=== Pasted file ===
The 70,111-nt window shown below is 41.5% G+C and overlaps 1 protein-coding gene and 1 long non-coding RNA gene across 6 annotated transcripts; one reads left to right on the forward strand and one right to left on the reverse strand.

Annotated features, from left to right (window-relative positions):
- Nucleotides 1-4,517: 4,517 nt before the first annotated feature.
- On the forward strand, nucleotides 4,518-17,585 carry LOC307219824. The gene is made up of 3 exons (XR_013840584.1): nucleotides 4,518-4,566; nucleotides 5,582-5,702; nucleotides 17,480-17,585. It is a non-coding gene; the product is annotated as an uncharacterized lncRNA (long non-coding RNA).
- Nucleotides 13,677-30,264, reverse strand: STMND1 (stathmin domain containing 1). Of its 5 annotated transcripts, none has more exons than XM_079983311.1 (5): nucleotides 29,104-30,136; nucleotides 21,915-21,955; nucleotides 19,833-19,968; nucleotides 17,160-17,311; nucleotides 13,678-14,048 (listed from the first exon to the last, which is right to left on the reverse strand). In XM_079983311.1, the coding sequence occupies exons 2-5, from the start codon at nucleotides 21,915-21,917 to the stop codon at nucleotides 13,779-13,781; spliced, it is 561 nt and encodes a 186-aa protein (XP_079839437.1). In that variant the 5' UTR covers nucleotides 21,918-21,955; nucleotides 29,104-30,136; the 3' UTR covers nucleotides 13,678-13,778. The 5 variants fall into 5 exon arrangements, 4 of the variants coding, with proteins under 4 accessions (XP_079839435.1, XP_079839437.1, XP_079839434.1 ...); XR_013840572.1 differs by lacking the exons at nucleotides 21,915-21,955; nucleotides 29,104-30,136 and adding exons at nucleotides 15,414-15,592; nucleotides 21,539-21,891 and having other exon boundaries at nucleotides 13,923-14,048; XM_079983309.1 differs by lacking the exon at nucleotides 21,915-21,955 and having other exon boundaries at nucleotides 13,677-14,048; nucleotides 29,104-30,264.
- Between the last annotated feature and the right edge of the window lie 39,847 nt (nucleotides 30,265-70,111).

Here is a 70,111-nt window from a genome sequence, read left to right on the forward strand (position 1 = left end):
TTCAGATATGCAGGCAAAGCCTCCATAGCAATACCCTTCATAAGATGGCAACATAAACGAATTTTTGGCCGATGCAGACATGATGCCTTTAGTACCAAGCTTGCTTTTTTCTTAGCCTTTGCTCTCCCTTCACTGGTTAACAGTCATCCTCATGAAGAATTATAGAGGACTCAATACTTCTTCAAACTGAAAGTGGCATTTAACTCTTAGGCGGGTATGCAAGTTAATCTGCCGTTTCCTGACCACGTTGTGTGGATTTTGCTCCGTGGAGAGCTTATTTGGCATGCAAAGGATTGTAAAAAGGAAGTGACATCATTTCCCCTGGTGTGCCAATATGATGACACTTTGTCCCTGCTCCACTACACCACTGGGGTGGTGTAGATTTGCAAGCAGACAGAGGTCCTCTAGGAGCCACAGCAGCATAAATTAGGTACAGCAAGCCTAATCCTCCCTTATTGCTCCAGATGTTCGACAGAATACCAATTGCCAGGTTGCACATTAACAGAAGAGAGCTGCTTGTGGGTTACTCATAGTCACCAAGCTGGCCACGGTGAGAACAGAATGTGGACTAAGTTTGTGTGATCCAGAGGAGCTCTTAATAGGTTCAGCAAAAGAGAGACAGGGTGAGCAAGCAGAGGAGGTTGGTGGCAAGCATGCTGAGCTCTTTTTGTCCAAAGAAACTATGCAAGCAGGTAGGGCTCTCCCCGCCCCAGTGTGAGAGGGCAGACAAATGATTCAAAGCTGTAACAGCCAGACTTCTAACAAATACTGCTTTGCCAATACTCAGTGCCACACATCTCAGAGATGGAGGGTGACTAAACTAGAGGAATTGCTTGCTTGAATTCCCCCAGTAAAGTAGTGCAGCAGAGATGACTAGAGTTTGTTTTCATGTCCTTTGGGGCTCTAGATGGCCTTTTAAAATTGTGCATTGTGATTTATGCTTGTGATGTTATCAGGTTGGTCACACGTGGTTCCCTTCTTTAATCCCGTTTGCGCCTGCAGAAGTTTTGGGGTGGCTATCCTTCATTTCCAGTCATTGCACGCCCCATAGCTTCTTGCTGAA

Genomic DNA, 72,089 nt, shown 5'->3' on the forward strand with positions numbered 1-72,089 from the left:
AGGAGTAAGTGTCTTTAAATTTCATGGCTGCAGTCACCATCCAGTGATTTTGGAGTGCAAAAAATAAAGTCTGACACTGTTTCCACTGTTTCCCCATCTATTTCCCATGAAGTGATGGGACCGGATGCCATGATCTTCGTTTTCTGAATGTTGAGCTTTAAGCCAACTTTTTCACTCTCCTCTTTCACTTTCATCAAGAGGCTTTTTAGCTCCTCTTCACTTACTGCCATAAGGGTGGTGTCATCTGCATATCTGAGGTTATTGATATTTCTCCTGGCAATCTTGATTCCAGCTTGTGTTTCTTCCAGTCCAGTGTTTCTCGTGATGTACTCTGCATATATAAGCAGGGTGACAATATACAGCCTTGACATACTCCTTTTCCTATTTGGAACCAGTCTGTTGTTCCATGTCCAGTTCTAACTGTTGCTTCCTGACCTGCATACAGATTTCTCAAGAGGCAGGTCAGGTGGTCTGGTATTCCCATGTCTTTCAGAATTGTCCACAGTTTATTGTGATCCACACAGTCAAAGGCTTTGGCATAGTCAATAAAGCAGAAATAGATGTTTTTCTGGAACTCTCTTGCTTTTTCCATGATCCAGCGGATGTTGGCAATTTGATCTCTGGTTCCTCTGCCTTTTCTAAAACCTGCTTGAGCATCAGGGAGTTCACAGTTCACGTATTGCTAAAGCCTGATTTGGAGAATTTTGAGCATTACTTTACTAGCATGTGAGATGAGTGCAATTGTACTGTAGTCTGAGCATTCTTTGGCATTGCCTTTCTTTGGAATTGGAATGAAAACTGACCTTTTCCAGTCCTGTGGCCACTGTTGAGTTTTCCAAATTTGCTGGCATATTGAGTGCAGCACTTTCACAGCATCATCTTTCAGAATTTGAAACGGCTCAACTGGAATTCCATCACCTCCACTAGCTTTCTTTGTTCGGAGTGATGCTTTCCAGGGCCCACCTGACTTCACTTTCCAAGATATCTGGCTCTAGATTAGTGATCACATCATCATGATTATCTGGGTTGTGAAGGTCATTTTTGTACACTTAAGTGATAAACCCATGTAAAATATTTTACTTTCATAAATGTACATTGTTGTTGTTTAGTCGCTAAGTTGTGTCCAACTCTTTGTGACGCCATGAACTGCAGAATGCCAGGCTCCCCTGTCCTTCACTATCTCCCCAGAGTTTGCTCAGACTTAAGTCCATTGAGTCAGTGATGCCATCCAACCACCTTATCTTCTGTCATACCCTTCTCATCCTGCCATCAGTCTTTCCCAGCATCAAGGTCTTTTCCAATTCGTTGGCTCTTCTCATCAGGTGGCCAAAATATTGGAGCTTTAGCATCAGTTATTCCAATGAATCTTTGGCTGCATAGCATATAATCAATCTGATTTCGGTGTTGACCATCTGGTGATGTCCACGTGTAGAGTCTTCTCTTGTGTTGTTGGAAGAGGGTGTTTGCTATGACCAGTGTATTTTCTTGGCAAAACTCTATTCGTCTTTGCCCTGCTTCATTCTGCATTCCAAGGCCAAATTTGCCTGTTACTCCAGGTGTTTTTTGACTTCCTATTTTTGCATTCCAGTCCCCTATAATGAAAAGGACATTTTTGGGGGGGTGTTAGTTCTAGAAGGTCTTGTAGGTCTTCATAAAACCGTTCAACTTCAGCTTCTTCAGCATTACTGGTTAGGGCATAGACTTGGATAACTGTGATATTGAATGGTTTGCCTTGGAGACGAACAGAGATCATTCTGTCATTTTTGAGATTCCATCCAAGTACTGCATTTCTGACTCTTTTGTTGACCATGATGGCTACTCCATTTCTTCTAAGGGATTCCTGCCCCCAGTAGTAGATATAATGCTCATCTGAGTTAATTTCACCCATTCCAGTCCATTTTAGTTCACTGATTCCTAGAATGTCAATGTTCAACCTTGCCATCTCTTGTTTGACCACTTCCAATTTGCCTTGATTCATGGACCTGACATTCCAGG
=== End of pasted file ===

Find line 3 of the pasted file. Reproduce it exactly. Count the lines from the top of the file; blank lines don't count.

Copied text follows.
- Nucleotides 1-4,517: 4,517 nt before the first annotated feature.